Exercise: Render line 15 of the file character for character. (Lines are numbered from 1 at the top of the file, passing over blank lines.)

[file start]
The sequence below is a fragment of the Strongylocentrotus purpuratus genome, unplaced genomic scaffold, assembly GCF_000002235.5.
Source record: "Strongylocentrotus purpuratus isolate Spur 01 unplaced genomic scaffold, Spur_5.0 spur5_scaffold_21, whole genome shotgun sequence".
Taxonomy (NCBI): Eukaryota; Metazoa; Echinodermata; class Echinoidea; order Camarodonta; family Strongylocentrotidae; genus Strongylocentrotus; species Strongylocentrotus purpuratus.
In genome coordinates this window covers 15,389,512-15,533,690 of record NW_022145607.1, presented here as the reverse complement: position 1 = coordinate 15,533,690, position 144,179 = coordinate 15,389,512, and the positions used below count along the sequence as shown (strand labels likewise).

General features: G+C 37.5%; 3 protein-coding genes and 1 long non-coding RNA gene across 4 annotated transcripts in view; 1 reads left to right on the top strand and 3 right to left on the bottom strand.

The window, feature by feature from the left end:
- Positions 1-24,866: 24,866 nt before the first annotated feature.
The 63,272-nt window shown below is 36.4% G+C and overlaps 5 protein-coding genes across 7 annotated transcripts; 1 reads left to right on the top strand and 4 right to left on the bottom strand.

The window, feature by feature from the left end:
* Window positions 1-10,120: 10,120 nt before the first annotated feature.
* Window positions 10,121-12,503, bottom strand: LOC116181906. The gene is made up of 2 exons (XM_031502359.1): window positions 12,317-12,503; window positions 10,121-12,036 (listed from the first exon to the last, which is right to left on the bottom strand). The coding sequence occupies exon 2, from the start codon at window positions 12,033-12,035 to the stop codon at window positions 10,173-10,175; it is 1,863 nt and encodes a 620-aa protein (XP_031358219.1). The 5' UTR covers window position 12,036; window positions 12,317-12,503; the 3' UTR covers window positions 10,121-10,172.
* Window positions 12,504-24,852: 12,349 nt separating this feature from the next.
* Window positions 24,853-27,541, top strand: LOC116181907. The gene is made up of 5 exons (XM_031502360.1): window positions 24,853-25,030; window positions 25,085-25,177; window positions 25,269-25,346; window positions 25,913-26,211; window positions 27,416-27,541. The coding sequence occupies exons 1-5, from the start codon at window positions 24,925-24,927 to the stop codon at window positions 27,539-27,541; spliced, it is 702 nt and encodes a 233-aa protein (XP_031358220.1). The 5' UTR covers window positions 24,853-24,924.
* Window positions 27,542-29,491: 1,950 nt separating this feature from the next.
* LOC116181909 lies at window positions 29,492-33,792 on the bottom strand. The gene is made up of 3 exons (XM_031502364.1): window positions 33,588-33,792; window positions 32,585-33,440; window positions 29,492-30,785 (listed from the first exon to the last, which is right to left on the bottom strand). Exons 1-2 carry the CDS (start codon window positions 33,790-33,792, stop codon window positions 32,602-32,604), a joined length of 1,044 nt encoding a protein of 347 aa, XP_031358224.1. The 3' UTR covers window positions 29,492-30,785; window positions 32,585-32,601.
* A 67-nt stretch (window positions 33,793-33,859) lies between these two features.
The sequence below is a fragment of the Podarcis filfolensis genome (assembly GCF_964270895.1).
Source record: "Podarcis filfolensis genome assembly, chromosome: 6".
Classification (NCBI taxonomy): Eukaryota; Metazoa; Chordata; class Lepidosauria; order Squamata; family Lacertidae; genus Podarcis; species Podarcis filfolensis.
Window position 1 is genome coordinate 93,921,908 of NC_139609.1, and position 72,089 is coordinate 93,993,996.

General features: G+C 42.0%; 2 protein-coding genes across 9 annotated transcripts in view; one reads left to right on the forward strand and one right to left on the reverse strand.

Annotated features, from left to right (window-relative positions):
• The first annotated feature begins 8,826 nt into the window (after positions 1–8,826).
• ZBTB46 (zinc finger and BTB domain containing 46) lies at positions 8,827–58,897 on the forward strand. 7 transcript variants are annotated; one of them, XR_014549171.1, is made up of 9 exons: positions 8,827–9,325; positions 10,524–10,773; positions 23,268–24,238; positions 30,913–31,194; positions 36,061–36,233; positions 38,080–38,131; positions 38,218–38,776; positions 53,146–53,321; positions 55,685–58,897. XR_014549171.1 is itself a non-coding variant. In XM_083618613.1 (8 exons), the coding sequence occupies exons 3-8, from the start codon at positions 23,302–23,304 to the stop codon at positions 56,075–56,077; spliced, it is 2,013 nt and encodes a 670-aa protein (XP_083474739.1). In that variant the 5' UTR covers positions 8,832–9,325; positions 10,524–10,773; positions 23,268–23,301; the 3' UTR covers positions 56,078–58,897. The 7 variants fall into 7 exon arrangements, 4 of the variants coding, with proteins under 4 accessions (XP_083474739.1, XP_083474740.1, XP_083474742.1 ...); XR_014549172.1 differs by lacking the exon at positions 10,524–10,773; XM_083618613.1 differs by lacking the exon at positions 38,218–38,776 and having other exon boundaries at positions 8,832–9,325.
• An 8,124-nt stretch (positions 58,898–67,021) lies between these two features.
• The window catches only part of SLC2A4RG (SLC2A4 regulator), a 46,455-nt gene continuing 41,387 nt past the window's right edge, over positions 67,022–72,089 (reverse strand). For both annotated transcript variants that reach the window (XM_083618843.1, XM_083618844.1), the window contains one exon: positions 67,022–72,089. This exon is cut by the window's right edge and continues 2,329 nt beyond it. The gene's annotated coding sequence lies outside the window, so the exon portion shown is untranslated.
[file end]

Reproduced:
* LOC116181909 lies at window positions 29,492-33,792 on the bottom strand. The gene is made up of 3 exons (XM_031502364.1): window positions 33,588-33,792; window positions 32,585-33,440; window positions 29,492-30,785 (listed from the first exon to the last, which is right to left on the bottom strand). Exons 1-2 carry the CDS (start codon window positions 33,790-33,792, stop codon window positions 32,602-32,604), a joined length of 1,044 nt encoding a protein of 347 aa, XP_031358224.1. The 3' UTR covers window positions 29,492-30,785; window positions 32,585-32,601.